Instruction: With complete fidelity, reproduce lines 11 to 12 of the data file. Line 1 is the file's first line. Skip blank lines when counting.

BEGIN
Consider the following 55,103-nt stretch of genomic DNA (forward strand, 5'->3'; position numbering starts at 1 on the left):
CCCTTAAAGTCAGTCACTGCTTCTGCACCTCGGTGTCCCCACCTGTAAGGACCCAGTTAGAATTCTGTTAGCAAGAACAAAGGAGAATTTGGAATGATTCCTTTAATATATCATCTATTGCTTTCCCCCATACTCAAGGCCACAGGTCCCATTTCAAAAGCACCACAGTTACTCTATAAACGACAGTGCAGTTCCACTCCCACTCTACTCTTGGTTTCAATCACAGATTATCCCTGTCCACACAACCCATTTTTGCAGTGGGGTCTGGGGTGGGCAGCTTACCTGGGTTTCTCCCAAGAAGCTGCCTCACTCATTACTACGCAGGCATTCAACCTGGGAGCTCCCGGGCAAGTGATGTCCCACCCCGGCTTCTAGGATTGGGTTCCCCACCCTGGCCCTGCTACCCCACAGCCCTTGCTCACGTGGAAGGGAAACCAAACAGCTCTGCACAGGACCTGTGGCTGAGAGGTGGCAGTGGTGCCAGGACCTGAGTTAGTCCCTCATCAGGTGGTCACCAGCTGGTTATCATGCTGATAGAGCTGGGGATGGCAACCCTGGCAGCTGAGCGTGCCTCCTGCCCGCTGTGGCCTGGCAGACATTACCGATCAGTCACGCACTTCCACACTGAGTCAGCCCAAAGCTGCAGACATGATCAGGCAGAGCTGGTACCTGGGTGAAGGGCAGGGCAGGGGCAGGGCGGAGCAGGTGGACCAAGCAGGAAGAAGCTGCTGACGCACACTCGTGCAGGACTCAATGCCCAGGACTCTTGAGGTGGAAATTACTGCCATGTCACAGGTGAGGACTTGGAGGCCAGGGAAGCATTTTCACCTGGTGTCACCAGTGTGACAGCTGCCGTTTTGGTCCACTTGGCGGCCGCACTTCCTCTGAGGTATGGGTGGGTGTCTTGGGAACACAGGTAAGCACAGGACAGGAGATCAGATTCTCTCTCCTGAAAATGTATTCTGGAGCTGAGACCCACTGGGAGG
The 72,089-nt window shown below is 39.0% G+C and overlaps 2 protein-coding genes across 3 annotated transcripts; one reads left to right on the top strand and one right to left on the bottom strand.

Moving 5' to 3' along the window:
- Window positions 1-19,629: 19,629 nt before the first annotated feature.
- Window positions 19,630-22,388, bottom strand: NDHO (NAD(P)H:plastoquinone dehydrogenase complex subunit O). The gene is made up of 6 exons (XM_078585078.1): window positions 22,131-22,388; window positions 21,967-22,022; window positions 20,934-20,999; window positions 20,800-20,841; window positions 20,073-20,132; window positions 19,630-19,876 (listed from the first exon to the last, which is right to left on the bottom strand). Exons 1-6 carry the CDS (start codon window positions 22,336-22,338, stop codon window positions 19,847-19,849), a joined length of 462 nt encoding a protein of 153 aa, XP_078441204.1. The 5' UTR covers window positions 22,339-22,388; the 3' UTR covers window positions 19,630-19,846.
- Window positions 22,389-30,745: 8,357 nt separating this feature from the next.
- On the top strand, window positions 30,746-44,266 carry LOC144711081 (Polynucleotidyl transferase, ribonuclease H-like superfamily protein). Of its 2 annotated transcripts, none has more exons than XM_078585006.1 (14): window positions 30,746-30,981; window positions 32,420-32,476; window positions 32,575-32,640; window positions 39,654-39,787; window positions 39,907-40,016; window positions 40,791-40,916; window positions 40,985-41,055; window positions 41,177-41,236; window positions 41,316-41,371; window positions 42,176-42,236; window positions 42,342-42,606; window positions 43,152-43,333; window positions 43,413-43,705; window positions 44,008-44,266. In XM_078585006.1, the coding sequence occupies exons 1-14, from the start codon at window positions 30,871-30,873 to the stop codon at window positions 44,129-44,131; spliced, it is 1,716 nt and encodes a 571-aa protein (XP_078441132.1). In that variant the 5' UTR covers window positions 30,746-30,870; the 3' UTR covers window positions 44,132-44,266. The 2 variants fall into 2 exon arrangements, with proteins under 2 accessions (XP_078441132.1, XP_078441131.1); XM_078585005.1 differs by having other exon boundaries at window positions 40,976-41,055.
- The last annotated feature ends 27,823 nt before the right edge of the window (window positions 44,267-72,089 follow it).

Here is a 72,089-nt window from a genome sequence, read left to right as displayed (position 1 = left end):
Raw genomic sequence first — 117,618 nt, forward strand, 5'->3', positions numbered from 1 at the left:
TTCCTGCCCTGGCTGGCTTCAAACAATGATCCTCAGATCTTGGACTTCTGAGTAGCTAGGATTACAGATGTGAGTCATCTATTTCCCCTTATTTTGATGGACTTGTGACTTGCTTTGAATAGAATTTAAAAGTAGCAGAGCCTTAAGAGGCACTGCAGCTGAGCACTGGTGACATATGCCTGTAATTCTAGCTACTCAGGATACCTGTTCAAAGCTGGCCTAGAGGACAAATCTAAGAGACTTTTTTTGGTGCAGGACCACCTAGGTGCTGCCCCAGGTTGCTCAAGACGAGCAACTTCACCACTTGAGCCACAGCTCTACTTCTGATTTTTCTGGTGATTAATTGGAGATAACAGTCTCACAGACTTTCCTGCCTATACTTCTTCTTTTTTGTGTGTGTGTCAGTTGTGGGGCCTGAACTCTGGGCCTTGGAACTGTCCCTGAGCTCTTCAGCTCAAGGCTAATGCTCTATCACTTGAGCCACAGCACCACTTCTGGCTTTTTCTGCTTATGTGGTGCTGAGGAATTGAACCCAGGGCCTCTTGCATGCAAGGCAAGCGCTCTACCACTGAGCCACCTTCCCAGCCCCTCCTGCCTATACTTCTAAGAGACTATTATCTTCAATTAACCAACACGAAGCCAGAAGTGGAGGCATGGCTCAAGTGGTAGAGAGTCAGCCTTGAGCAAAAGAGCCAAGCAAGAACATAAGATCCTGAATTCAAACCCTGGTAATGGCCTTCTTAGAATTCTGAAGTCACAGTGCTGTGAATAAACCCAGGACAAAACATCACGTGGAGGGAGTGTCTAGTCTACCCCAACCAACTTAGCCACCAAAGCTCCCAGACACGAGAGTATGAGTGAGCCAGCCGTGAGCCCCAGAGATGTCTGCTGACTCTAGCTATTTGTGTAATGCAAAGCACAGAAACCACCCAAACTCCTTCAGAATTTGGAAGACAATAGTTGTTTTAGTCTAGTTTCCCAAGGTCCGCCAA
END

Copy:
Raw genomic sequence first — 117,618 nt, forward strand, 5'->3', positions numbered from 1 at the left:
TTCCTGCCCTGGCTGGCTTCAAACAATGATCCTCAGATCTTGGACTTCTGAGTAGCTAGGATTACAGATGTGAGTCATCTATTTCCCCTTATTTTGATGGACTTGTGACTTGCTTTGAATAGAATTTAAAAGTAGCAGAGCCTTAAGAGGCACTGCAGCTGAGCACTGGTGACATATGCCTGTAATTCTAGCTACTCAGGATACCTGTTCAAAGCTGGCCTAGAGGACAAATCTAAGAGACTTTTTTTGGTGCAGGACCACCTAGGTGCTGCCCCAGGTTGCTCAAGACGAGCAACTTCACCACTTGAGCCACAGCTCTACTTCTGATTTTTCTGGTGATTAATTGGAGATAACAGTCTCACAGACTTTCCTGCCTATACTTCTTCTTTTTTGTGTGTGTGTCAGTTGTGGGGCCTGAACTCTGGGCCTTGGAACTGTCCCTGAGCTCTTCAGCTCAAGGCTAATGCTCTATCACTTGAGCCACAGCACCACTTCTGGCTTTTTCTGCTTATGTGGTGCTGAGGAATTGAACCCAGGGCCTCTTGCATGCAAGGCAAGCGCTCTACCACTGAGCCACCTTCCCAGCCCCTCCTGCCTATACTTCTAAGAGACTATTATCTTCAATTAACCAACACGAAGCCAGAAGTGGAGGCATGGCTCAAGTGGTAGAGAGTCAGCCTTGAGCAAAAGAGCCAAGCAAGAACATAAGATCCTGAATTCAAACCCTGGTAATGGCCTTCTTAGAATTCTGAAGTCACAGTGCTGTGAATAAACCCAGGACAAAACATCACGTGGAGGGAGTGTCTAGTCTACCCCAACCAACTTAGCCACCAAAGCTCCCAGACACGAGAGTATGAGTGAGCCAGCCGTGAGCCCCAGAGATGTCTGCTGACTCTAGCTATTTGTGTAATGCAAAGCACAGAAACCACCCAAACTCCTTCAGAATTTGGAAGACAATAGTTGTTTTAGTCTAGTTTCCCAAGGTCCGCCAA